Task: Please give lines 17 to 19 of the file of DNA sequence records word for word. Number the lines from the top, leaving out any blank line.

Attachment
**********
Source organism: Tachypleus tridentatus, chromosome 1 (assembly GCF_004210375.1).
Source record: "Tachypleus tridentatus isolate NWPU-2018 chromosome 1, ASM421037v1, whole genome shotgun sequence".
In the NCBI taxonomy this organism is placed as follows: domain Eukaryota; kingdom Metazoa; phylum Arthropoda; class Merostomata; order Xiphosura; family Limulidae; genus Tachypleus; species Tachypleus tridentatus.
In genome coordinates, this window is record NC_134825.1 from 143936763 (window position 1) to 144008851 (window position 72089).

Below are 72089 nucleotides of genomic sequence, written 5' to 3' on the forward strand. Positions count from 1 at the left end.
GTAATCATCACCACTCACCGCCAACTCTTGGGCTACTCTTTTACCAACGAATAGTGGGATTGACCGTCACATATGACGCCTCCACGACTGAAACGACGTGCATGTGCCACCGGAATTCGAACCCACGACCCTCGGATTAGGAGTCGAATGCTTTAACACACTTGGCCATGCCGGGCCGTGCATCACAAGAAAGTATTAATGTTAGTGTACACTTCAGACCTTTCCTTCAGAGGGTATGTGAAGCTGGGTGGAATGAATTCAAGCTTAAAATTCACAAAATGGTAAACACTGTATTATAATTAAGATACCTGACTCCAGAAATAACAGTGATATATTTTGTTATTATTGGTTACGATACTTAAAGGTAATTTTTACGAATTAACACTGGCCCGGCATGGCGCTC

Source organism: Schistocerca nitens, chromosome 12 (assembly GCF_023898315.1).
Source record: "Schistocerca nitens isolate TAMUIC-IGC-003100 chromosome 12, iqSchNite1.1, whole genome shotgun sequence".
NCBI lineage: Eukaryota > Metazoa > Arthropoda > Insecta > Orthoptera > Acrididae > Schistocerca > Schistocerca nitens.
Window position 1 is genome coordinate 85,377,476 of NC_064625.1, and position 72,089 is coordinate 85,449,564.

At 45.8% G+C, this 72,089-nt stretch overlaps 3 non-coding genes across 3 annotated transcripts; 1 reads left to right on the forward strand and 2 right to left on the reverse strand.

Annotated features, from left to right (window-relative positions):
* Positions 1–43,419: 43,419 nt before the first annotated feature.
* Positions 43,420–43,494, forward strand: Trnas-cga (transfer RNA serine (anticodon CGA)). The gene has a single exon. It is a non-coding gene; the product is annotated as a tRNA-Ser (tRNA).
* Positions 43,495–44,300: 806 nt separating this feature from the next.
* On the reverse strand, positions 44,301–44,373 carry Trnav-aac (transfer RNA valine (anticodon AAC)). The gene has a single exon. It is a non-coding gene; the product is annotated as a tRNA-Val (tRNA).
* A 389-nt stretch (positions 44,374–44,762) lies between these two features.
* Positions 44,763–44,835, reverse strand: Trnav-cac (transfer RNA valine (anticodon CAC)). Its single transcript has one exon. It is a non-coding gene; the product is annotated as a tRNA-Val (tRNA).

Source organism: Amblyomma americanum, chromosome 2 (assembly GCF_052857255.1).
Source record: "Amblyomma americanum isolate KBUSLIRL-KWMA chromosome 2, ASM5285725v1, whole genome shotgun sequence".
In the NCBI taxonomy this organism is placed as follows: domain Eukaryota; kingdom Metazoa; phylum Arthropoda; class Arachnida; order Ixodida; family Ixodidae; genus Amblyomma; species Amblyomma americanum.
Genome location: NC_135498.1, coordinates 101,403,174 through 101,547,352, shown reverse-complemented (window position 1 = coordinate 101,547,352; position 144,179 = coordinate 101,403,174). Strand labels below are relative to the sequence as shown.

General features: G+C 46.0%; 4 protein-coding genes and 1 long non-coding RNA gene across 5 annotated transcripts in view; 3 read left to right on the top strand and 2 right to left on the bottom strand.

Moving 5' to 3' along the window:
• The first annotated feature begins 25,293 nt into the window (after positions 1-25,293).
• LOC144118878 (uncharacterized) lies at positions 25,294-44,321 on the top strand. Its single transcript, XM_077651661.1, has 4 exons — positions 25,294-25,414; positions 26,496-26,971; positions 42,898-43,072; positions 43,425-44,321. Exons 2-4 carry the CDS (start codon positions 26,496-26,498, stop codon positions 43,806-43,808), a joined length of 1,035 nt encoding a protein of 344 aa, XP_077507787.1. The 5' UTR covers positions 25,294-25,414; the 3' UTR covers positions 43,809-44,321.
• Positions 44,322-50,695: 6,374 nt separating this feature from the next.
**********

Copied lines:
* A 389-nt stretch (positions 44,374–44,762) lies between these two features.
* Positions 44,763–44,835, reverse strand: Trnav-cac (transfer RNA valine (anticodon CAC)). Its single transcript has one exon. It is a non-coding gene; the product is annotated as a tRNA-Val (tRNA).

Source organism: Amblyomma americanum, chromosome 2 (assembly GCF_052857255.1).